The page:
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MP3 Waitin On A Train - Waitin On A Train

The purveyors of Pennsylvania Urban Hillbilly Music are back with 13 songs of intense acoustic bliss.

13 MP3 Songs in this album (32:59) !
Related styles: Country: Bluegrass, Folk: Urban Folk, Type: Acoustic

People who are interested in Frank Wakefield The Holy Modal Rounders The Pogues should consider this download.


Details:
The new recording from the alt-bluegrass band is a foot-stomping romp steeped in tradition - but clearly forging new ground for the genre.

Sirius/XM radio host and personality, Wichita Rutherford who has played the song, “You’re Killin’ Me” in regular rotation on his program The Grand Old Time Machine says “I love it. It''s loud. It means something and they''re feeling it when they''re playing it...and I just can''t get enough of that!”

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The hellbent, lighning fast tunes on Waitin On A Train''s self-titled CD tell tales of smoky rooms, eerie mountains, life on the farm, and even fishing with dynamite. Powered by an acoustic trio of guitar, mandolin, and upright bass, these tunes have deep roots in traditional, old-time hillbilly music, yet retain a unrestrained fervor that only the best of those bands ever possessed. The chops on display are formidable, and the basic sound is fleshed out at times by banjo, tin whistle, a bowed bass, and even a cigar box slide that adds a shimmery, unearthly quality to the spooky "The Rocks, Sticks, Snakes and Bones", a standout tune for sure. Waitin On A Train''s original songs are just that, unique in their own way whether it be the flat out boogie of "Second Hand Smokes"or the Irish jig "St. Mary''s Gate." Sounding both old fashioned and fresh at the same time, no small feat, really, these tunes stick in your head in a bad way. You can call it urban hillbilly, their seamless blend of styles, but it''s really country boy rock and roll that splashes all over the place not content to stay in any box. If you''re looking for squeaky clean, scrubbed up, radio friendly, "bluegrass", it aint here! If you like your coffee black and your whiskey straight out of the bottle, catch a ride on Reuben''s Train with Waitin On A Train and hang on to your hat!

Richard Noll, avid record collecter/trader, President of BonaFide Records

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Waitin on a Train have gained a regional following and a genuine respect among peers and critics in the bluegrass community. Much of this success can be attributed to the band’s effortless authenticity, something that is often hard to come by. For Staub and Wykowski, music that reaches back to America’s Appalachian roots is really the beginning and the end. Industrial Pennsylvania still seems to have in its blood that old banjo and acoustic guitar sound that sailed here with the Scots and the Irish a few hundred years ago. This is a tradition that has always been at its center music for regular folks, made by people who work and who know something about hardship.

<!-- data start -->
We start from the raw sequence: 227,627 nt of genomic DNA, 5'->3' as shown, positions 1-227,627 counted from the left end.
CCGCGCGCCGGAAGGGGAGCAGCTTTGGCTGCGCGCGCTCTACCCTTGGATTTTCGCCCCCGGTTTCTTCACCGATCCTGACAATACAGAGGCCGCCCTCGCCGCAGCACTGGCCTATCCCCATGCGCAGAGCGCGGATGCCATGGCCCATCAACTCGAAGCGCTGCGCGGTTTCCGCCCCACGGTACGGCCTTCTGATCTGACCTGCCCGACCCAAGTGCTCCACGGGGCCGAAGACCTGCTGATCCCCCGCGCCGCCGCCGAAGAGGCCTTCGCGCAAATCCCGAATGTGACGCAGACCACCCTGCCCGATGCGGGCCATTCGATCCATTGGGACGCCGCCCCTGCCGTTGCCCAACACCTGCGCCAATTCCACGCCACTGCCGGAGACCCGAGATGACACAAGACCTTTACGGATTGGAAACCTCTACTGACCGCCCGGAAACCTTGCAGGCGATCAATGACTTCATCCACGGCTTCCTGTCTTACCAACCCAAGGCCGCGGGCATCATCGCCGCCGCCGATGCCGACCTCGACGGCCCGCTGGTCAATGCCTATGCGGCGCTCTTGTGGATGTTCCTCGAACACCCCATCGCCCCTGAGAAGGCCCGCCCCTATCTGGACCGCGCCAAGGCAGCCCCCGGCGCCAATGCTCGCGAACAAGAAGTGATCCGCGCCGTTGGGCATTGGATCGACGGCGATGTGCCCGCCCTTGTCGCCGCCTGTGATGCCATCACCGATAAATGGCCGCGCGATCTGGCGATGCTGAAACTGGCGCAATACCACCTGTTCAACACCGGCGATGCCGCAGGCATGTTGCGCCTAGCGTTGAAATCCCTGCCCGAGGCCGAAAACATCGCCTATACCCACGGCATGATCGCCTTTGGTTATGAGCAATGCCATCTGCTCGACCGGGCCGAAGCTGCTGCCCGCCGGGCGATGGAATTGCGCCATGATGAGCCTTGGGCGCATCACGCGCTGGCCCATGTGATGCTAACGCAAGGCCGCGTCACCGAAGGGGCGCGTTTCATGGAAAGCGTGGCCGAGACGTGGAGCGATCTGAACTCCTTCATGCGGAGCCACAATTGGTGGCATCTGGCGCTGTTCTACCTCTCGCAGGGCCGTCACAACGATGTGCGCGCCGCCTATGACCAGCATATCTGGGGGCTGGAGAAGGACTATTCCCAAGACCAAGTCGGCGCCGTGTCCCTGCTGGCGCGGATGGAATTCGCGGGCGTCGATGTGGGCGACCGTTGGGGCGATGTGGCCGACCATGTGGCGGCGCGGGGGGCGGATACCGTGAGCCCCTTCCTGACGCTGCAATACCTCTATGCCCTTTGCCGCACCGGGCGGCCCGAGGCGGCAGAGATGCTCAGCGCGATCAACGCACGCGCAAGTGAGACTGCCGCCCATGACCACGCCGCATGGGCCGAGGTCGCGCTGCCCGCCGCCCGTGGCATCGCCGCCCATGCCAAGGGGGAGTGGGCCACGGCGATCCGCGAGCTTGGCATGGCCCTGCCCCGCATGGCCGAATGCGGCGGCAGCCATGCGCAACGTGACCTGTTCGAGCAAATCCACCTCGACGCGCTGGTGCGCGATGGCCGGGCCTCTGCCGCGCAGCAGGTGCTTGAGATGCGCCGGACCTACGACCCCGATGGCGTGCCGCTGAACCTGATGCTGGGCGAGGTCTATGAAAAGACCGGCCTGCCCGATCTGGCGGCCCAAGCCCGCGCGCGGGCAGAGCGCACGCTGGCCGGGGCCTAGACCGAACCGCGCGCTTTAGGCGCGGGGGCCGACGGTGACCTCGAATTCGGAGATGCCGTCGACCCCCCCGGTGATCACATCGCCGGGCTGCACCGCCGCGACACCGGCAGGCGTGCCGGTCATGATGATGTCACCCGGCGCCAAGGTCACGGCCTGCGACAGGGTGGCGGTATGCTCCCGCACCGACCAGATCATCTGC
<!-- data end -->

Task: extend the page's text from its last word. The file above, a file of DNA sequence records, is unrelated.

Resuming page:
Despite embracing a style of music that is old by any standards, Waitin on a Train have been carving out a niche all their own in part by incorporating a punk rock rebelliousness in their well-pedigreed bluegrass. Staub’s mandolin-on-crack speed churns some songs into breathless punk-rock fervor. “We all kind of went through a punk music stage, a rebellious teenage stage,” he laughs. “As you get older, you get tired of carrying around amplifiers and stuff like that, so we started playing acoustic again and coming back to the stuff we grew up listening to.”

Since congealing as a trio, Waitin on a Train have developed a stage show that hisses like a live wire, regularly drawing riled-up crowds full of people singing and stomping along. “Our live shows can definitely get pretty rowdy,” Staub concedes. Buzz about the band’s performances has landed Waitin on a Train in some surreal situations. A definitive career highlight for the band was participating in a show that proved York’s place in bluegrass history, while synthesizing its past and present on one stage, alongside York native – and arguably one of the most famous and respected living bluegrass legends – Del McCoury. McCoury, who has been playing bluegrass for 50 years and who made his name playing with Bill Monroe’s Bluegrass Boys, came home to play a benefit for a former bass player who was fighting cancer. Waitin on a Train was invited to share the bill with not only McCoury, but a host of other accomplished players as well. Staub recalls, “That was a pretty fun seeing all those old-timers from the ’60s and ’70s who are great bluegrass musicians.”

In late September, Waitin on a Train released a new, self-titled album and vinyl seven-inch. The record seems to represent a bittersweet new beginning of sorts for the trio. Staub says, “We feel real good about it, because unlike In the Path of Pain, we got to finish it to the point where we wanted to finish it. Here, there were some songs that we had written that got to mature a little bit before we put them down.” The result is a fresh, mature and slightly lighter result than its predecessor, but no less vital and emotive.

Keith Wilson The Fly Magazine, November 2009



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